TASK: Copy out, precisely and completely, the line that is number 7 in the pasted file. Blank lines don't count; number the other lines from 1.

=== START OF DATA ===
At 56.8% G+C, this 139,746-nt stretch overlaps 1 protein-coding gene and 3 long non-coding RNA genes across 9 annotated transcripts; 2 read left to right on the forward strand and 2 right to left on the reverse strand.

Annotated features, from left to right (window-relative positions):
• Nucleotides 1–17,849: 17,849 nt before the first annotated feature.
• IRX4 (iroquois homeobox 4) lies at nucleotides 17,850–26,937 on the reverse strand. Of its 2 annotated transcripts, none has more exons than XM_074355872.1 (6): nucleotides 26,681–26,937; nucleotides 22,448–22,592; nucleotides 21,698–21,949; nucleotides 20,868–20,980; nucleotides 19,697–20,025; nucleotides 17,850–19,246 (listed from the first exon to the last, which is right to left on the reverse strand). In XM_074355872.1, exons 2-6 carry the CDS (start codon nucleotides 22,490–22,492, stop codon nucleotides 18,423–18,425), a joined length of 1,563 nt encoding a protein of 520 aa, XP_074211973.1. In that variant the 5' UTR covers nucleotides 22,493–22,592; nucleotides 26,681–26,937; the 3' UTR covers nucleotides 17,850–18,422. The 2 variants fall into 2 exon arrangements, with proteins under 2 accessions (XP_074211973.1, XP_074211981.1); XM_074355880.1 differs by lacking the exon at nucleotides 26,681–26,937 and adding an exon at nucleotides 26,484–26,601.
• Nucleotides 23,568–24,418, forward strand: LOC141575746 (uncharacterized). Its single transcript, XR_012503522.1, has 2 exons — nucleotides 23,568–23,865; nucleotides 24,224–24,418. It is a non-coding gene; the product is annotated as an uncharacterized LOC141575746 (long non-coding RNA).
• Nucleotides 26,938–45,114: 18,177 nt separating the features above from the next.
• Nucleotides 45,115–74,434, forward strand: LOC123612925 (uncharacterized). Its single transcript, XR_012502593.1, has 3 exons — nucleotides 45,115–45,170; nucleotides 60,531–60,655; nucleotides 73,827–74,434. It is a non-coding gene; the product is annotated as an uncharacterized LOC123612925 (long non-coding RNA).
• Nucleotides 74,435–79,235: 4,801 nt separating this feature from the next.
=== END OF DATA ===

• Nucleotides 45,115–74,434, forward strand: LOC123612925 (uncharacterized). Its single transcript, XR_012502593.1, has 3 exons — nucleotides 45,115–45,170; nucleotides 60,531–60,655; nucleotides 73,827–74,434. It is a non-coding gene; the product is annotated as an uncharacterized LOC123612925 (long non-coding RNA).